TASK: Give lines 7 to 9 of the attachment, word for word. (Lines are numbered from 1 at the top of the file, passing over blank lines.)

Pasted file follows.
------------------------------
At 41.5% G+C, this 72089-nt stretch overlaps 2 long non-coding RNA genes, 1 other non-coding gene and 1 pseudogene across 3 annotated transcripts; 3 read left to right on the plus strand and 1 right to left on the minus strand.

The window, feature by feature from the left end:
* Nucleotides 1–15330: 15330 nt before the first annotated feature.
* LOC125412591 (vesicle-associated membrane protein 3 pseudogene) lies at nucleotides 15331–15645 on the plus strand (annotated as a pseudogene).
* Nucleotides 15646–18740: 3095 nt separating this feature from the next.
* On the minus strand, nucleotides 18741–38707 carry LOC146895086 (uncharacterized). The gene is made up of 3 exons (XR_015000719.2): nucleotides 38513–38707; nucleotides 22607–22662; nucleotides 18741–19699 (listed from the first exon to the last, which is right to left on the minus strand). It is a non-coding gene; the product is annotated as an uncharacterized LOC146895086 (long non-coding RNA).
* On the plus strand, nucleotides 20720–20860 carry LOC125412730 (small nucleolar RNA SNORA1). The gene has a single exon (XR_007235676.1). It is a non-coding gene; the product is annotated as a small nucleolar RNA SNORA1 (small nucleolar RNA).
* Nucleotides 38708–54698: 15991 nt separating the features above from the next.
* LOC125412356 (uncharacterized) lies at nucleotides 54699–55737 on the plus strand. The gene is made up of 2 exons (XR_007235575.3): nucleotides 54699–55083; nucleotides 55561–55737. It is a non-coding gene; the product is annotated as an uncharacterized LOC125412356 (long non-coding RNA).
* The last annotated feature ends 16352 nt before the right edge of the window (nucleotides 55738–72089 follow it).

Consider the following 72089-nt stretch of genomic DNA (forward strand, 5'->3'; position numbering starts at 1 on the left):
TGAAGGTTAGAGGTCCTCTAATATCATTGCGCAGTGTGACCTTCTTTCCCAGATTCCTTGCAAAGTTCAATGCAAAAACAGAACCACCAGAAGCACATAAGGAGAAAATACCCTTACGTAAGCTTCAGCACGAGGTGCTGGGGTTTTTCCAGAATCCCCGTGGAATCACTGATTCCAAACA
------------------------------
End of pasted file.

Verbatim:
* On the plus strand, nucleotides 20720–20860 carry LOC125412730 (small nucleolar RNA SNORA1). The gene has a single exon (XR_007235676.1). It is a non-coding gene; the product is annotated as a small nucleolar RNA SNORA1 (small nucleolar RNA).
* Nucleotides 38708–54698: 15991 nt separating the features above from the next.
* LOC125412356 (uncharacterized) lies at nucleotides 54699–55737 on the plus strand. The gene is made up of 2 exons (XR_007235575.3): nucleotides 54699–55083; nucleotides 55561–55737. It is a non-coding gene; the product is annotated as an uncharacterized LOC125412356 (long non-coding RNA).